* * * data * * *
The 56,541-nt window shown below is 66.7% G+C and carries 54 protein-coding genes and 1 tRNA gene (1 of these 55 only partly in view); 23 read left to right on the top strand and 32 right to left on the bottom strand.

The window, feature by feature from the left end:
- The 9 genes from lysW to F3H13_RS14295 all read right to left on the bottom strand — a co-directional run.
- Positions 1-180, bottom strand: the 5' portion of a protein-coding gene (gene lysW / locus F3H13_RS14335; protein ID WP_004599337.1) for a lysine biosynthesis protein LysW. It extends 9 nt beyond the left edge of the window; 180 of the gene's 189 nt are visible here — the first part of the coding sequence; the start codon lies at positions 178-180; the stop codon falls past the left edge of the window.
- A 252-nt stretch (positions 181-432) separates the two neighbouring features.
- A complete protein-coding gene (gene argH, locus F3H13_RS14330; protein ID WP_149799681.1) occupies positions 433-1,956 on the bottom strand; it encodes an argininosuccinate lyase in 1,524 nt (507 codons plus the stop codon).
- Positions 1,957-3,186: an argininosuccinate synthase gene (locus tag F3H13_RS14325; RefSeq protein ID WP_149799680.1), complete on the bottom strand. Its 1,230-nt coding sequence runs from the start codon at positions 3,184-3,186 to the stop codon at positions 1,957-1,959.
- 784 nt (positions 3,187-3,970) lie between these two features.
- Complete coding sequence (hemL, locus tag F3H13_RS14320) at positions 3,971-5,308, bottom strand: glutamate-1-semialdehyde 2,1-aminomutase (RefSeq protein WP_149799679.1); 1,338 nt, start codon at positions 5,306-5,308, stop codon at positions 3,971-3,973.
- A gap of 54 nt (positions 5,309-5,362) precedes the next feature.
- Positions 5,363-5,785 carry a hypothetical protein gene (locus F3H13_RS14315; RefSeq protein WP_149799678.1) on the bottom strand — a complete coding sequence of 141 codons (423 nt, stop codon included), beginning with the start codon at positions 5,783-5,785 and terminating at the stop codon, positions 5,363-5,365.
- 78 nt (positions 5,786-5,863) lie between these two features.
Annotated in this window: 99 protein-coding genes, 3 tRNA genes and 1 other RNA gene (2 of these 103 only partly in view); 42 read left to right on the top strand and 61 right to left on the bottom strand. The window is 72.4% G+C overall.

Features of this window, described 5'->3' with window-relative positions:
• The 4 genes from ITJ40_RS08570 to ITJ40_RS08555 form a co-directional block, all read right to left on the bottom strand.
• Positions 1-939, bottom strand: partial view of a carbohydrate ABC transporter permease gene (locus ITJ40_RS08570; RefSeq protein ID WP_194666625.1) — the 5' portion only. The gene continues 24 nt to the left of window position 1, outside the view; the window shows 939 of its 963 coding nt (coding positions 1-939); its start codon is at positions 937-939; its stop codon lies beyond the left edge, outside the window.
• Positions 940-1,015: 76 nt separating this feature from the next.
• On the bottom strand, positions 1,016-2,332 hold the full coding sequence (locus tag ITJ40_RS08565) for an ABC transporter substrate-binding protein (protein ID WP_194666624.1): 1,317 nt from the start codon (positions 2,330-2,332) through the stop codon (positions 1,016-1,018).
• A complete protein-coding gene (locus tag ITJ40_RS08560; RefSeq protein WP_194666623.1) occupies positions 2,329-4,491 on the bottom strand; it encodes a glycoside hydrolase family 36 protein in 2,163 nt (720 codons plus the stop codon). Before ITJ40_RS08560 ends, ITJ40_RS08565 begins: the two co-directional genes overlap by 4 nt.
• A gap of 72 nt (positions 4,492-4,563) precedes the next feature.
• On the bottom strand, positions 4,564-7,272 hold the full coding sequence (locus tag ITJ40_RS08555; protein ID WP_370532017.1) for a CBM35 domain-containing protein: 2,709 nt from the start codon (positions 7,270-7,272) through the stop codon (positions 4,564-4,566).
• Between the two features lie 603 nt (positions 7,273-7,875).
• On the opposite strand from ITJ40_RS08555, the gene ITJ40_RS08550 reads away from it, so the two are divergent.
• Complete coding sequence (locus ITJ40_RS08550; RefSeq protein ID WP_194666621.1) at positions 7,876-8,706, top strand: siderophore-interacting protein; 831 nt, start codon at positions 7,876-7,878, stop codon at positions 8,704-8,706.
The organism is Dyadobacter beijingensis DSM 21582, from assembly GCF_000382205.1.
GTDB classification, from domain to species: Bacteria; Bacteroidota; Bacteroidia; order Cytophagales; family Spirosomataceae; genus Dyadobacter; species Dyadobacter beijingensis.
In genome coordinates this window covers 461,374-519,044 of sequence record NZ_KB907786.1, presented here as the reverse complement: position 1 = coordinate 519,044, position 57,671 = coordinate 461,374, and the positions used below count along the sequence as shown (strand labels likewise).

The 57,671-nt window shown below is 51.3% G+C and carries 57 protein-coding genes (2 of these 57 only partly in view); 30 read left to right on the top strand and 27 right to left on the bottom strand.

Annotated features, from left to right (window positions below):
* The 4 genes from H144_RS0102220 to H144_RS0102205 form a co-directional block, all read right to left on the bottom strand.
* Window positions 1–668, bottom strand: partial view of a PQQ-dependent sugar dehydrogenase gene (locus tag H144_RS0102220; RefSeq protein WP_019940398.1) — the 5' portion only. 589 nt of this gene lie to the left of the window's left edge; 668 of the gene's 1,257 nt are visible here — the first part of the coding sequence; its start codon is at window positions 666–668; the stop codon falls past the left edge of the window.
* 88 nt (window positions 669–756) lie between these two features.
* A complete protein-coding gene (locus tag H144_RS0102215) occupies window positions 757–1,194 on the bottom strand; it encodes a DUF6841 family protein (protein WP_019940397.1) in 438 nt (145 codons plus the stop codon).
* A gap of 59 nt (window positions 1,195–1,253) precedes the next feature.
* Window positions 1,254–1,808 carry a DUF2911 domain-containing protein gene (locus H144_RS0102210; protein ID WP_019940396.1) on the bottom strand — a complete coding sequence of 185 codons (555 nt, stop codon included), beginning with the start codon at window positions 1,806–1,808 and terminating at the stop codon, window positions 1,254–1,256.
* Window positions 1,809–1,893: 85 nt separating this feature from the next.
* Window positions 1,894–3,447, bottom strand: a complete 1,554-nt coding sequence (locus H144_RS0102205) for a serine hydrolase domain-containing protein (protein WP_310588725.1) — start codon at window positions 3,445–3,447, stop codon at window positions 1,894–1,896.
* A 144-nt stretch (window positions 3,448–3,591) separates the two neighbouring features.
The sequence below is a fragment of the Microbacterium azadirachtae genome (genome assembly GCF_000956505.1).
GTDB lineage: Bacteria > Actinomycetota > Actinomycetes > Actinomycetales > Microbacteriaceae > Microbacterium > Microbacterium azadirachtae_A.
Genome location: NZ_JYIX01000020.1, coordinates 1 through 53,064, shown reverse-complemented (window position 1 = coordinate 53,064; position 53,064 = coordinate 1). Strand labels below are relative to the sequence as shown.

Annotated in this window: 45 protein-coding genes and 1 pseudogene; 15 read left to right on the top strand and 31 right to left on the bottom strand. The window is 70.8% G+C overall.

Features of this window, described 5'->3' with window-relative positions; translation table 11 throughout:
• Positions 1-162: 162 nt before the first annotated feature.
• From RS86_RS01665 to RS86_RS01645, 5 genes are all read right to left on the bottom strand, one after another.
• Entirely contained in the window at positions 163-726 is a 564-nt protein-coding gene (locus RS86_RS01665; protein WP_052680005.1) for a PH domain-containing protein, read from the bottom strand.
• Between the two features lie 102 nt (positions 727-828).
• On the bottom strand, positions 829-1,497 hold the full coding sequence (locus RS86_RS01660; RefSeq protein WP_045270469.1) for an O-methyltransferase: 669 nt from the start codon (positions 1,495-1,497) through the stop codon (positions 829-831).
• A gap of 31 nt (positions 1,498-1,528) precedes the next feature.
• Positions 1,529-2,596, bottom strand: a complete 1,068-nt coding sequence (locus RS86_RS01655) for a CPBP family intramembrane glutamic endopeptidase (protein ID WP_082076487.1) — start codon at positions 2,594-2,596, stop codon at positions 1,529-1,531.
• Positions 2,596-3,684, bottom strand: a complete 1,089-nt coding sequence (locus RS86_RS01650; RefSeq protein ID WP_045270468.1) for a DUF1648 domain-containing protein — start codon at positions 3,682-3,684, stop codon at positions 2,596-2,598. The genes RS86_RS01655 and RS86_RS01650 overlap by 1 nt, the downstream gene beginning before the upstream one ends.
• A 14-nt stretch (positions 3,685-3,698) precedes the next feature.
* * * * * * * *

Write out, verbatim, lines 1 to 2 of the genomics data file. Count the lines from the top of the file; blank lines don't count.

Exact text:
The 56,541-nt window shown below is 66.7% G+C and carries 54 protein-coding genes and 1 tRNA gene (1 of these 55 only partly in view); 23 read left to right on the top strand and 32 right to left on the bottom strand.

The window, feature by feature from the left end: